A bicycle helmet is designed to attenuate impacts to the head of a cyclist in falls while minimizing side effects such as interference with peripheral vision. There is ongoing scientific research into the degree of protection offered by bicycle helmets in the event of an accident, and the effects of helmet wearing on cyclist and motor vehicle driver behaviour.
There is active debate over what can be concluded from available studies, and on whether the use of helmets by cyclists should be promoted or mandated, either just for children, or for cyclists of all ages. In particular the debate over bicycle helmet laws has been intense and occasionally bitter, often based not only on differing interpretations of the scientific and other academic literature, but also on differing assumptions and interests of various parties.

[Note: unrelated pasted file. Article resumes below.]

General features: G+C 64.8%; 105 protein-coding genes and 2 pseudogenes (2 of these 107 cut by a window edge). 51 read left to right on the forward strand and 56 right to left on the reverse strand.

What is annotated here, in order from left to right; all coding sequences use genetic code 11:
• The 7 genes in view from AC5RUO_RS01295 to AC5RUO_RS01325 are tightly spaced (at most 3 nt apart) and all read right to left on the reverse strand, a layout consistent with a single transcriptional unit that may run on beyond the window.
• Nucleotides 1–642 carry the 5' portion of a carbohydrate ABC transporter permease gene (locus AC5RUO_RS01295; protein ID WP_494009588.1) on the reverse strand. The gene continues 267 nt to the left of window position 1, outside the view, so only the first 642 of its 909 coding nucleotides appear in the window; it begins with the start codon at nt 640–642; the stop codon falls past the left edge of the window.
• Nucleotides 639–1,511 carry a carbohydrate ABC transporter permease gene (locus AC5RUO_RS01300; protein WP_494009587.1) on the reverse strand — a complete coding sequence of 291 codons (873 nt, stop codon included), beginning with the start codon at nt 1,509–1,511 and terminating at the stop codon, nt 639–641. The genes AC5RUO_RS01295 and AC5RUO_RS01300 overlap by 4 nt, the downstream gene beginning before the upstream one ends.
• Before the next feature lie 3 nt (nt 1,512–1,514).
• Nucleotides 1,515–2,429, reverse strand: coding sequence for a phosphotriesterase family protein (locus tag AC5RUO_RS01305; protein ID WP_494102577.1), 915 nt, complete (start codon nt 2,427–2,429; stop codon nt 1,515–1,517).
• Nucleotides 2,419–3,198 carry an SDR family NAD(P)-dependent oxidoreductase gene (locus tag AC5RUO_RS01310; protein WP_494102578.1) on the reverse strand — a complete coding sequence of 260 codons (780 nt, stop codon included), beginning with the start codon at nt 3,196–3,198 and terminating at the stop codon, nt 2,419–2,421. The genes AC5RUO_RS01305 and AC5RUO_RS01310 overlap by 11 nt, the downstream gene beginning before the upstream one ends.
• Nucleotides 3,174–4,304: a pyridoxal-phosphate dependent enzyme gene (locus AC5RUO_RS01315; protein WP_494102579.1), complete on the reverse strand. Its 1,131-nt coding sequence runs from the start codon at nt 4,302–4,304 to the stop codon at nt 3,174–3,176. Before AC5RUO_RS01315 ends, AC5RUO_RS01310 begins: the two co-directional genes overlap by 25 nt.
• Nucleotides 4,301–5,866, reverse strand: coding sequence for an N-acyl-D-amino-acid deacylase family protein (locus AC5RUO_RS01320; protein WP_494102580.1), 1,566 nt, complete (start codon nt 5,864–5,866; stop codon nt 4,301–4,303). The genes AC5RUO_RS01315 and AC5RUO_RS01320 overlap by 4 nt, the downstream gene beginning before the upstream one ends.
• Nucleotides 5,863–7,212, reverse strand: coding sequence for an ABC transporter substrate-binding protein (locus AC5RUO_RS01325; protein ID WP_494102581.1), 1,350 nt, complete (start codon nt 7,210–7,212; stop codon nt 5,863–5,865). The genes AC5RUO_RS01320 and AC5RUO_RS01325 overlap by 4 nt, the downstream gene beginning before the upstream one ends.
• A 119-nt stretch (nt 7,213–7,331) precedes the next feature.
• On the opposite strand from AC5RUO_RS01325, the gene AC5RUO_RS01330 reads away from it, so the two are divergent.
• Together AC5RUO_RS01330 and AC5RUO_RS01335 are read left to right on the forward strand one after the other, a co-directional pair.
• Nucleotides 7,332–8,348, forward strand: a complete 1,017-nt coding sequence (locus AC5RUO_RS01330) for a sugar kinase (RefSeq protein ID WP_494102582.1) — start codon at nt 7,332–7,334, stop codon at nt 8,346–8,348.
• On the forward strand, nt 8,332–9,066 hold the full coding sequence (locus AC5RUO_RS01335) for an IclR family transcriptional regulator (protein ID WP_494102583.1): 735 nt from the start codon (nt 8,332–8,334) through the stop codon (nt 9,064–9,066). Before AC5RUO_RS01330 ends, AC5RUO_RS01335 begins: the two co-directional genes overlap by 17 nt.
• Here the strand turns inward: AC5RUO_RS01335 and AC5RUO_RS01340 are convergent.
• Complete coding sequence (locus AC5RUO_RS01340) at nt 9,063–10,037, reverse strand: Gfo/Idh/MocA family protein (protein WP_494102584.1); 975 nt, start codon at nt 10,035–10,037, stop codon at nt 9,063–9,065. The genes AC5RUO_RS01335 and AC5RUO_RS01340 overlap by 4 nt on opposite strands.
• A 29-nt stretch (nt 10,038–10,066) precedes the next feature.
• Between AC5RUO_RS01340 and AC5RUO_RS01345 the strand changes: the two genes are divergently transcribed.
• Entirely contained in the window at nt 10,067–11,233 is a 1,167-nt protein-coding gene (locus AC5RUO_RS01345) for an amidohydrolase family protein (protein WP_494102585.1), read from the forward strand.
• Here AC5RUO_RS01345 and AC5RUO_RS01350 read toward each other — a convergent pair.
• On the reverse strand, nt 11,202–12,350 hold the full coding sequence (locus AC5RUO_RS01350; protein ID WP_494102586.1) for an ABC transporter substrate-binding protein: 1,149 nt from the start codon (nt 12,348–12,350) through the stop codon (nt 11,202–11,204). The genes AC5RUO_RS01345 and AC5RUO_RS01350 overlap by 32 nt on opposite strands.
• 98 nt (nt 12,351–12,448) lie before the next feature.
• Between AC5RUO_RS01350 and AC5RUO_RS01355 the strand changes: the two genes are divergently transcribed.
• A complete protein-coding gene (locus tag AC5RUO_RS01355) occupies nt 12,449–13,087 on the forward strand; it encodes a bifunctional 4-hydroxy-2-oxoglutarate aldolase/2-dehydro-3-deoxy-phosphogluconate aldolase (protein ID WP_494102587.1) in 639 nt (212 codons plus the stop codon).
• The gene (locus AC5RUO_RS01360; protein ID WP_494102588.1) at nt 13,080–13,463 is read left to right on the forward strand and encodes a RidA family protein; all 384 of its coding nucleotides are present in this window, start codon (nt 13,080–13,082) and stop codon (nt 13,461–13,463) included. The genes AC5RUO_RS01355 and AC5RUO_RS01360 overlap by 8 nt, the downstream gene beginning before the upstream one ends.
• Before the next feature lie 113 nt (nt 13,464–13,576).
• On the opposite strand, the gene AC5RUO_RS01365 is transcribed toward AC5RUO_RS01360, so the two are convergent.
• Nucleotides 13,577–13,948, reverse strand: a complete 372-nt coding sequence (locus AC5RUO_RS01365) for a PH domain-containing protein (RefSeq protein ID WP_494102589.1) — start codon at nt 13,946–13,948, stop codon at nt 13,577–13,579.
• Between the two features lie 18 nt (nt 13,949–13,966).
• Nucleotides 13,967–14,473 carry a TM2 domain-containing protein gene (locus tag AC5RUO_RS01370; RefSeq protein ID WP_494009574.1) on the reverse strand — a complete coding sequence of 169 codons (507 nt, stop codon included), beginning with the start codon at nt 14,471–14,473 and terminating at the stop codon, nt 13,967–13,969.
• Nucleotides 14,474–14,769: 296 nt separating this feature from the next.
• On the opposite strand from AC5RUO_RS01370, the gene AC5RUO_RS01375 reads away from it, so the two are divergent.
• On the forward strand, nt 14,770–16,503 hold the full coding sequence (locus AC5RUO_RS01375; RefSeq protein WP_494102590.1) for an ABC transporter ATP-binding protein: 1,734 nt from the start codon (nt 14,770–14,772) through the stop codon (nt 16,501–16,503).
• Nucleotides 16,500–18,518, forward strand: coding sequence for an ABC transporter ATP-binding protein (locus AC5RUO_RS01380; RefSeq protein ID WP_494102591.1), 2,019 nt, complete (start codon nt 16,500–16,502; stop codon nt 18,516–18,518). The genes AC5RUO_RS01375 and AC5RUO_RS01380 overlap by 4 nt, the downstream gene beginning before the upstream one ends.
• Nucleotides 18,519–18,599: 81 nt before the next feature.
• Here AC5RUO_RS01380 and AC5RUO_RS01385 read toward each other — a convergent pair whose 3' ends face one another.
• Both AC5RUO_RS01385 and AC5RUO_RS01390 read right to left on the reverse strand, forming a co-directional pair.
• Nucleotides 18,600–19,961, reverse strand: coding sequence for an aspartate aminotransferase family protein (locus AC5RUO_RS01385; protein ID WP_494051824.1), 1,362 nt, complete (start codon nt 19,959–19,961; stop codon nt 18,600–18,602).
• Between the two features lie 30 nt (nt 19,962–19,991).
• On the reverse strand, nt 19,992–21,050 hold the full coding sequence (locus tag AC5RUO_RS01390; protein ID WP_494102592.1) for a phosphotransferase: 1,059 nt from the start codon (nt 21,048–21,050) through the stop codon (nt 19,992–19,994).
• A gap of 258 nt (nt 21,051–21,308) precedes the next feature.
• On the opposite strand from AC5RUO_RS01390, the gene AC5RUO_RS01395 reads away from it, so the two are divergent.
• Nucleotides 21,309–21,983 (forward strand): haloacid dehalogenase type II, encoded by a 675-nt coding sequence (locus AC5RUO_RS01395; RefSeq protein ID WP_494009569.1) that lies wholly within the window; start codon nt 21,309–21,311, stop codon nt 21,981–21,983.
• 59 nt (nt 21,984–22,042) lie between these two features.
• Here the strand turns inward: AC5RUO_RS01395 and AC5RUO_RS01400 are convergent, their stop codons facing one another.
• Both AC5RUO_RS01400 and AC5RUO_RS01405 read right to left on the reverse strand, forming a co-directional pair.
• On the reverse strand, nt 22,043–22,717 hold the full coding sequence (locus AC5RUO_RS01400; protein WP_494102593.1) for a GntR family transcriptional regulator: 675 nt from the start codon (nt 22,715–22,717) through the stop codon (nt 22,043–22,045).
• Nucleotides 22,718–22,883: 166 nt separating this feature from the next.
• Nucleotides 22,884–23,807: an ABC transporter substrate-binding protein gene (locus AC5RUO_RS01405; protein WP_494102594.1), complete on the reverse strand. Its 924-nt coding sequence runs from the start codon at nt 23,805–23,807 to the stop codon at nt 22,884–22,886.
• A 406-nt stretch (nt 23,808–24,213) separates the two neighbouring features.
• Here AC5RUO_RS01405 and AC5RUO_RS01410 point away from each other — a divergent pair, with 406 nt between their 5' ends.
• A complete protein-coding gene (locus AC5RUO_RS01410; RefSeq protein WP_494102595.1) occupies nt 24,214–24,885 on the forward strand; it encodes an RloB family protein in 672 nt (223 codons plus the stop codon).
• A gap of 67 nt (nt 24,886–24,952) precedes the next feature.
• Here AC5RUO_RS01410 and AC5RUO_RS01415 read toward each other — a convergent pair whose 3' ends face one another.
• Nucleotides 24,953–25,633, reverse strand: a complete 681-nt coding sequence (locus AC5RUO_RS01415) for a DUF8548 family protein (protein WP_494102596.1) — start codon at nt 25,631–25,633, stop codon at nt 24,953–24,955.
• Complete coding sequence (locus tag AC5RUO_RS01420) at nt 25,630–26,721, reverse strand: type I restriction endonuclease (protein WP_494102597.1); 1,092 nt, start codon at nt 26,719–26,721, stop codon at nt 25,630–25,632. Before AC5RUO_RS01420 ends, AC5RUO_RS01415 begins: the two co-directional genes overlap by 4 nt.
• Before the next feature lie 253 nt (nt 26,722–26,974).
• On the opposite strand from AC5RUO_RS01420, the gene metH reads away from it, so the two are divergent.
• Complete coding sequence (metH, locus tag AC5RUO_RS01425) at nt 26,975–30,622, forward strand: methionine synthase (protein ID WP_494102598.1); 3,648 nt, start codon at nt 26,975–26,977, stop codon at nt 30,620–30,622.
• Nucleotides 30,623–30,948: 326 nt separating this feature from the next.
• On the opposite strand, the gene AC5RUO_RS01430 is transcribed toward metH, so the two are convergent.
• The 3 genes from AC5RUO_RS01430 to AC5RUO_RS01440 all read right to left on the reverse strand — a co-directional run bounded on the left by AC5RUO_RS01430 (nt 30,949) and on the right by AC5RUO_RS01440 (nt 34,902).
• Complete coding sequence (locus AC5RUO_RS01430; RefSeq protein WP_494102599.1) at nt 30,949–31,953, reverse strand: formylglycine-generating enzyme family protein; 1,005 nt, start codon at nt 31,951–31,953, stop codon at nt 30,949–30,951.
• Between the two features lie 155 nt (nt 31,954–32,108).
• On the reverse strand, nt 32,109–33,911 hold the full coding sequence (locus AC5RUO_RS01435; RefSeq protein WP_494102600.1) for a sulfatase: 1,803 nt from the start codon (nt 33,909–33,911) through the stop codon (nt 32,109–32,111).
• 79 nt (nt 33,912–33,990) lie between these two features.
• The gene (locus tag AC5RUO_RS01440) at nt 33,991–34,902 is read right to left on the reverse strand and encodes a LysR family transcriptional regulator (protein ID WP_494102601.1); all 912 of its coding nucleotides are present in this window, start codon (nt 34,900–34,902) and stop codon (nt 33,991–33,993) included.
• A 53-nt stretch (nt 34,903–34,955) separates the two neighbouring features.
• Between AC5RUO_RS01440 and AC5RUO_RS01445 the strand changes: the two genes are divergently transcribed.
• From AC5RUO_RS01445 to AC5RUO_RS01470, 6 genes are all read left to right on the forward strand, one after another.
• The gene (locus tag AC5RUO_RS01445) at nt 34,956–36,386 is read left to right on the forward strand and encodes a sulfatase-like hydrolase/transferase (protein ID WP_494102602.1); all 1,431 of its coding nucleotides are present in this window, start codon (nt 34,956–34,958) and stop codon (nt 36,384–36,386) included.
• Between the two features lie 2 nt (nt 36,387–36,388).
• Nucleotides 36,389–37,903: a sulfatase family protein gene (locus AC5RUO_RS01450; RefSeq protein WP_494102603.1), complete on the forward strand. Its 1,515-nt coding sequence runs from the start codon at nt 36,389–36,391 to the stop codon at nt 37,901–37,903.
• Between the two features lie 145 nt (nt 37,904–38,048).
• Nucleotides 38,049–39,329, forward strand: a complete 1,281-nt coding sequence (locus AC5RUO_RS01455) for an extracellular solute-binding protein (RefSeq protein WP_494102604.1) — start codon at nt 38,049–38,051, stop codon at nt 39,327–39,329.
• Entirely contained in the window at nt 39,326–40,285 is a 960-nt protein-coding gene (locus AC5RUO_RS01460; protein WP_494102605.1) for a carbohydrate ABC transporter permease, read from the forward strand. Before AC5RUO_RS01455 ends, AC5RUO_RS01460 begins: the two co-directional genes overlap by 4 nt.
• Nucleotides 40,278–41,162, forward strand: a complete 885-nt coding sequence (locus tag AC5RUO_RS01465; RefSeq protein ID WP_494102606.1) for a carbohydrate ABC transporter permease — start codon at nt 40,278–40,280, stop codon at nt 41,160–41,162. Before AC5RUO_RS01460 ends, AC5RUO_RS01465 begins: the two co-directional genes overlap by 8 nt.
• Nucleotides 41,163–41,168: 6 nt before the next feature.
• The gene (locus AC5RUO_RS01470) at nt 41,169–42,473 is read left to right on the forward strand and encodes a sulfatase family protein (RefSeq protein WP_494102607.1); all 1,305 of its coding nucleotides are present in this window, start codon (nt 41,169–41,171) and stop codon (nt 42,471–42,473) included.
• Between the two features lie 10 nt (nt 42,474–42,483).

More widespread use of helmets began in the US in the 1970s. After many decades, when bicycles were regarded largely as children's toys, many American adults took up cycling during and after the bike boom of the 1970s. Two of the first modern bicycle helmets were made by MSR, a manufacturer of mountaineering equipment, and Bell Sports, a manufacturer of helmets for auto racing and motorcycles. These helmets were a spin-off from the development of expanded polystyrene foam liners for motorcycling and motorsport helmets and had hard polycarbonate plastic shells. The bicycle helmet arm of Bell was split off in 1991 as Bell Sports Inc., having completely overtaken the motorcycle and motorsports helmet business.